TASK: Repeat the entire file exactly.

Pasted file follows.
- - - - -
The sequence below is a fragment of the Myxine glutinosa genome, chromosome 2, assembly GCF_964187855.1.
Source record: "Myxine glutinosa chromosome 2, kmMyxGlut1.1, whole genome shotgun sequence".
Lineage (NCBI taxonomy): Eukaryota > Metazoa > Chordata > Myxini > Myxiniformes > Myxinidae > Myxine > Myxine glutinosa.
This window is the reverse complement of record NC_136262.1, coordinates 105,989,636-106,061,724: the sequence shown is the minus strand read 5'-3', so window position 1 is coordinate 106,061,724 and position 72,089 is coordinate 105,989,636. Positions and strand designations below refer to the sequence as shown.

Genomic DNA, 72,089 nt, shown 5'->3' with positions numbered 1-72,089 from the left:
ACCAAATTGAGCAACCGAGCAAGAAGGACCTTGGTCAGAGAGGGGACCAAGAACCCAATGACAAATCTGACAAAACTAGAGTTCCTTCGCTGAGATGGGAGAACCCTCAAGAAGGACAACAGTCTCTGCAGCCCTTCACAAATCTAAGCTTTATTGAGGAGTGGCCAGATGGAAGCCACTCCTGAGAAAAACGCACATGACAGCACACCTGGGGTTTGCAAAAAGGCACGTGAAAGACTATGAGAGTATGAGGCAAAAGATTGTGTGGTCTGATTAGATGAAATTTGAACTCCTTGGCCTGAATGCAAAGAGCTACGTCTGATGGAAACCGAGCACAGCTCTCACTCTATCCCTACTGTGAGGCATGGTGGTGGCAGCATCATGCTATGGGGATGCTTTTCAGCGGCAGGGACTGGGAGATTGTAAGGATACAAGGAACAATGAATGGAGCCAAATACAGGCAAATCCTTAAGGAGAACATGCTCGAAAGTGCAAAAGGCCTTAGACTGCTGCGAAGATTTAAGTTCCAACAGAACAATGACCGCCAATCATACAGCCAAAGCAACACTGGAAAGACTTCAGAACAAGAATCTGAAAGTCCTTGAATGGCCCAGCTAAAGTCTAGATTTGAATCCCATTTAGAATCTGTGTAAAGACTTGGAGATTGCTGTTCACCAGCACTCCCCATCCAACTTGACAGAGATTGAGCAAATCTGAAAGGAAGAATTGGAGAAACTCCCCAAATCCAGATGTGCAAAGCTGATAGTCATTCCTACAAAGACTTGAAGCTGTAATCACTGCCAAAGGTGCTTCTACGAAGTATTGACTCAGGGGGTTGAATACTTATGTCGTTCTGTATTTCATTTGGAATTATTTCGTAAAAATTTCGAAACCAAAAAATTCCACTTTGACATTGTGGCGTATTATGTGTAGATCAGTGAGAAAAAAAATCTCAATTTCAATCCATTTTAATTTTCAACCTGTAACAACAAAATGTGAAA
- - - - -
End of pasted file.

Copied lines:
The sequence below is a fragment of the Myxine glutinosa genome, chromosome 2, assembly GCF_964187855.1.
Source record: "Myxine glutinosa chromosome 2, kmMyxGlut1.1, whole genome shotgun sequence".
Lineage (NCBI taxonomy): Eukaryota > Metazoa > Chordata > Myxini > Myxiniformes > Myxinidae > Myxine > Myxine glutinosa.
This window is the reverse complement of record NC_136262.1, coordinates 105,989,636-106,061,724: the sequence shown is the minus strand read 5'-3', so window position 1 is coordinate 106,061,724 and position 72,089 is coordinate 105,989,636. Positions and strand designations below refer to the sequence as shown.

Genomic DNA, 72,089 nt, shown 5'->3' with positions numbered 1-72,089 from the left:
ACCAAATTGAGCAACCGAGCAAGAAGGACCTTGGTCAGAGAGGGGACCAAGAACCCAATGACAAATCTGACAAAACTAGAGTTCCTTCGCTGAGATGGGAGAACCCTCAAGAAGGACAACAGTCTCTGCAGCCCTTCACAAATCTAAGCTTTATTGAGGAGTGGCCAGATGGAAGCCACTCCTGAGAAAAACGCACATGACAGCACACCTGGGGTTTGCAAAAAGGCACGTGAAAGACTATGAGAGTATGAGGCAAAAGATTGTGTGGTCTGATTAGATGAAATTTGAACTCCTTGGCCTGAATGCAAAGAGCTACGTCTGATGGAAACCGAGCACAGCTCTCACTCTATCCCTACTGTGAGGCATGGTGGTGGCAGCATCATGCTATGGGGATGCTTTTCAGCGGCAGGGACTGGGAGATTGTAAGGATACAAGGAACAATGAATGGAGCCAAATACAGGCAAATCCTTAAGGAGAACATGCTCGAAAGTGCAAAAGGCCTTAGACTGCTGCGAAGATTTAAGTTCCAACAGAACAATGACCGCCAATCATACAGCCAAAGCAACACTGGAAAGACTTCAGAACAAGAATCTGAAAGTCCTTGAATGGCCCAGCTAAAGTCTAGATTTGAATCCCATTTAGAATCTGTGTAAAGACTTGGAGATTGCTGTTCACCAGCACTCCCCATCCAACTTGACAGAGATTGAGCAAATCTGAAAGGAAGAATTGGAGAAACTCCCCAAATCCAGATGTGCAAAGCTGATAGTCATTCCTACAAAGACTTGAAGCTGTAATCACTGCCAAAGGTGCTTCTACGAAGTATTGACTCAGGGGGTTGAATACTTATGTCGTTCTGTATTTCATTTGGAATTATTTCGTAAAAATTTCGAAACCAAAAAATTCCACTTTGACATTGTGGCGTATTATGTGTAGATCAGTGAGAAAAAAAATCTCAATTTCAATCCATTTTAATTTTCAACCTGTAACAACAAAATGTGAAA